September 17, 2019

Research Groups: Friday, September 20

10:00 AM - 11:30 AM
Language Variation and Change Research Group
Arvind Iyengar (visiting scholar): "Scripting change: The orthographic and sociolinguistic impact of intergeneration phonological change in Indian Sindhi."

Sindhi is an Indo-Aryan language spoken mainly in southern Pakistan and in various parts of India. In Pakistan, the language is officially written in the Perso-Arabic script – a modified version of the Arabic script. However, the minority Sindhi community in India has vigorously debated for several decades now on which script to write the language in – in Perso-Arabic, or in the Devanāgarī script otherwise widely used in India. Supporters of the Devanāgarī script emphasise its supposedly superior representation of Sindhi phonology compared to the Perso-Arabic script.

However, the Sindhi language in India has been undergoing subtle shifts in phonology over the last seventy years. Because of this, certain features of the Devanāgarī script touted as an advantage by its supporters might actually hinder reading and learning, while features of the Perso-Arabic script might  somewhat ironically  lend themselves well to a pan-dialectal Sindhi orthography.

This talk will explore the details of the orthographic nuances mentioned above, which are often lost in the noise of emotional debates on script, language and identity within the Indian Sindhi community. It will also outline the potential impact of phonology-orthography mismatches on pedagogy and literacy in, and maintenance of this minority language in India.

11:30 AM - 1:00 PM
Phonology Research Group

1:00 PM-2:30 PM
Semantics Research Group
Naomi Francis (MA 2014, now at the Massachusetts Institute of Technology): "Presupposition denials with even."

This talk will explore a puzzle about even and its crosslinguistic kin. Even-like items in several languages are subject to a surprising restriction when they appear in declarative sentences that deny presuppositions: these items acceptable in negative presupposition denials but not in positive ones, as shown in (1) for English.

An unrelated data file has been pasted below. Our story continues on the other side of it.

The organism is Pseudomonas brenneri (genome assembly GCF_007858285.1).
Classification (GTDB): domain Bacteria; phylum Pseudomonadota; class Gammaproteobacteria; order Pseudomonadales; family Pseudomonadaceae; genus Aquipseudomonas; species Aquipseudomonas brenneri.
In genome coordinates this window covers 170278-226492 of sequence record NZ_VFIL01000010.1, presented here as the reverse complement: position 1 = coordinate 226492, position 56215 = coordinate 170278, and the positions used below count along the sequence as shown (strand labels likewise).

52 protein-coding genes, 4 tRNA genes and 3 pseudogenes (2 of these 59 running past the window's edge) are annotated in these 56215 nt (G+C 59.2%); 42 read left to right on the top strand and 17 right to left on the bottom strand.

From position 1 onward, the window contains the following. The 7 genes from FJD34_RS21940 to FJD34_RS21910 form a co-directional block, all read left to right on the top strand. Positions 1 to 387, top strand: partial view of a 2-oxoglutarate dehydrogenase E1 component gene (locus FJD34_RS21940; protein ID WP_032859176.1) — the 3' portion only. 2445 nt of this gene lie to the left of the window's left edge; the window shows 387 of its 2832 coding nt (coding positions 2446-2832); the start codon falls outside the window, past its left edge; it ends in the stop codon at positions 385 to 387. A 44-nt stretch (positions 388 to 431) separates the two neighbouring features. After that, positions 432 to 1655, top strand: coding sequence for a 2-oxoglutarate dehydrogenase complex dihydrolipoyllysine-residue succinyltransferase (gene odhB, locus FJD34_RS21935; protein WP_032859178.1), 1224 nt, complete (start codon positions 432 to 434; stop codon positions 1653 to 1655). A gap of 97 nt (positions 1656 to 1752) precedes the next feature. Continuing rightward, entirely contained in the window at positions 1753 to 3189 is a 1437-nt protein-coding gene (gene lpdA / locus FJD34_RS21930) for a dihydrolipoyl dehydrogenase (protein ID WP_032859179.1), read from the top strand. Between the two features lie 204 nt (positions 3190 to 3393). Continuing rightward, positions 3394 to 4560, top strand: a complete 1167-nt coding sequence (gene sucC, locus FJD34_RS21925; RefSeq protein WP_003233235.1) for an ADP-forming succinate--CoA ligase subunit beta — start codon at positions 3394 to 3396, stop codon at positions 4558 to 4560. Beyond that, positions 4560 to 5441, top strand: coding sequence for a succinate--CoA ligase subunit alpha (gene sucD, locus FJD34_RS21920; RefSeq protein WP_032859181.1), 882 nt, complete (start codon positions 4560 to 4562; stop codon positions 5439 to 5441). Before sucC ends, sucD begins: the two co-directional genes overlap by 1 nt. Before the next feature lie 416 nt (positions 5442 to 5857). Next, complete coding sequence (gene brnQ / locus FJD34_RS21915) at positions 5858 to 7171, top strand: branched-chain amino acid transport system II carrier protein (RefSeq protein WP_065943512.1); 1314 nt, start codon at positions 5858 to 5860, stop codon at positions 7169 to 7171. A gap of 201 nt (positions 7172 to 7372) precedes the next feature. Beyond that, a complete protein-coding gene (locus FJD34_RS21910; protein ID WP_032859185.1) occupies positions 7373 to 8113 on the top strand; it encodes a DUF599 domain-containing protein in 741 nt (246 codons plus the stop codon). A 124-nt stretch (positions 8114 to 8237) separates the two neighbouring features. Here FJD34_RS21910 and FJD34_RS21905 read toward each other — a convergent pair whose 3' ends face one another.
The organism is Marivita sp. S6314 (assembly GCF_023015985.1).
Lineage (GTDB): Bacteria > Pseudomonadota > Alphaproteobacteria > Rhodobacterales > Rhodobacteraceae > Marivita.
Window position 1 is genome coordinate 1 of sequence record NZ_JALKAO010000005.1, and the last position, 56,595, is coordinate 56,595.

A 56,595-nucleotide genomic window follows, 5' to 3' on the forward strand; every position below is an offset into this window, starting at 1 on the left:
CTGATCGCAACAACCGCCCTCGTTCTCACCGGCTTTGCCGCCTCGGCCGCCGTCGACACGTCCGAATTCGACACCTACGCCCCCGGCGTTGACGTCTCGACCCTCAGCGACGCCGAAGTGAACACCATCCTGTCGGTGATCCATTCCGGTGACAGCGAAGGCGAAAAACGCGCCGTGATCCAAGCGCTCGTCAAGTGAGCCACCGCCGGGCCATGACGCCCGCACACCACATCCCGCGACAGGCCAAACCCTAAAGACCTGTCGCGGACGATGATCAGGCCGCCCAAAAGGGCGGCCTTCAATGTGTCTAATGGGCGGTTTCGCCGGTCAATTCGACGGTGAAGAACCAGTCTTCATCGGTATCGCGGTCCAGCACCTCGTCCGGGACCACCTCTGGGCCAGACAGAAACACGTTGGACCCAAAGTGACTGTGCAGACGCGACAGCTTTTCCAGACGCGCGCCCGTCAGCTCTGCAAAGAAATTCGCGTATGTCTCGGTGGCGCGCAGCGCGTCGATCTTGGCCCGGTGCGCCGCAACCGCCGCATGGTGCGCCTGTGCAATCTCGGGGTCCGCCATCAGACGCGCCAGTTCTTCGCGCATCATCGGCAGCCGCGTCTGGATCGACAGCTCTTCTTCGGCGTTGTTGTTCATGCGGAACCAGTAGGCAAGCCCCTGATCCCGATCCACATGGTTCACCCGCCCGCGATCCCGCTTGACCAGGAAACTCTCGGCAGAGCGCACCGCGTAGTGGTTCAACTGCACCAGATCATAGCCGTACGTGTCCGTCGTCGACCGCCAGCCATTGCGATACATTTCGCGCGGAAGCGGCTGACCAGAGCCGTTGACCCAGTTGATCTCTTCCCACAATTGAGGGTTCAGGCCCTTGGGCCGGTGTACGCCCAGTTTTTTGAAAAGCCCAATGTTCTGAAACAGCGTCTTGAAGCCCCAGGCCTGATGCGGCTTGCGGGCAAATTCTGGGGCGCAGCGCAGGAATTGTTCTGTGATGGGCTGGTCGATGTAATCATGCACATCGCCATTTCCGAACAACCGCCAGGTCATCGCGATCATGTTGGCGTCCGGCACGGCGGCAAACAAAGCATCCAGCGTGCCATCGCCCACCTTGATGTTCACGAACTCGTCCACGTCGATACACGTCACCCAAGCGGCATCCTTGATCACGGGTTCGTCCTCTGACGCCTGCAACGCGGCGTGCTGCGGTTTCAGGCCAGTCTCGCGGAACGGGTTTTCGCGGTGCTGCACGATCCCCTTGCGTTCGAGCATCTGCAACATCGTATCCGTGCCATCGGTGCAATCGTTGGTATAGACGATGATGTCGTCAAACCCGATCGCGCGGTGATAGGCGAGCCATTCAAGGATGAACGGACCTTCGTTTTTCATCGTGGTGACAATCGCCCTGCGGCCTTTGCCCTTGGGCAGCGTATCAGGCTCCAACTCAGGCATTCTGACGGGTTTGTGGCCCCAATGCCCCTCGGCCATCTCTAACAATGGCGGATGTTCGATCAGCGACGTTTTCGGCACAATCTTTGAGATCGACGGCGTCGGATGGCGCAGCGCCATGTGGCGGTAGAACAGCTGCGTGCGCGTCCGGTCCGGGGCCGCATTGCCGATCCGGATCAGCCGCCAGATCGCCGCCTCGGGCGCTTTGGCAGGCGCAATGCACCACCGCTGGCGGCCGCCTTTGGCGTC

(1) A: Did Kenji bring his wife to the picnic? (Presupposes: Kenji has a wife, i.e., is married) 
B: Kenji isn’t even married!
B': #Kenji’s even unmarried/a bachelor!

The contrast between sentences like (1B) and (1B') is not straightforwardly reducible to independent properties of even or of presupposition denial, but instead reflects something about how even and presupposition denial interact. I propose a solution to the puzzle that makes crucial use of i) the controversial additive presupposition of even, ii) presuppositions triggered within the salient focus alternatives, and iii) an independently motivated mechanism for denying presuppositions under negation. I explore crosslinguistic predictions of the proposed analysis and discuss what the puzzle can teach us about focus-sensitive operators, presuppositions, and focus alternatives in discourse.

September 16, 2019

Goodbyes and hellos for 2019-20

At the beginning of the new academic year, we say farewell to:
  • Amos Key (faculty), stepping into the role of Vice-Provost, Indigenous Engagement at Brock University.
  • Na-Young Ryu (Ph.D. 2019), joining the Department of Asian Studies at Pennsylvania State University as a teaching-stream Assistant Teaching Professor.
  • Becky Tollan (Ph.D. 2019), joining the Department of Linguistics and Cognitive Science at the University of Delaware as a tenure-track Assistant Professor in syntax and psycholinguistics.
  • ...and our 8 new MA alumni.
We welcome:
  • Cassandra Chapman (postdoc), working with Keir Moulton.
  • Songül Gündoğdu (postdoc), working with Arsalan Kahnemuyipour.
  • Nayoun Kim (postdoc), working with Daphna Heller and Keir.
  • Arvind Iyengar (visiting scholar), from the University of New England in Australia, working with Keren Rice.
  • Sander Nederveen (visiting scholar), an MA student from Simon Fraser University working with Keir.
  • Žiga Povše (visiting scholar), an MA student visiting from the University of Ljubljana, Slovenia, working with Peter Jurgec.
Best of luck to Naomi Nagy as she begins a well-deserved sabbatical, and to Guillaume Thomas, who has a half-year's leave. Conversely, we welcome back faculty members Michela Ippolito, Alexei Kochetov, and Keren Rice.

We also have 17 students beginning graduate programs in 2019: 6 in the Ph.D. and 11 MAs. Welcome!

September 10, 2019

Research Groups: Friday, September 13

Note that the meeting of the Psycholinguistics Research Group is cancelled.

11:30 AM - 1:00 PM
Syntax Group
Alec Kienzle (Ph.D.): "Stuck in the middle: The syntax-(lexicon)-morphology interface in a
Hebrew middle template."

1:30 PM - 2:30 PM in SS 560
Fieldwork Group

September 5, 2019

Visiting Scholar: Arvind Iyengar (University of New England)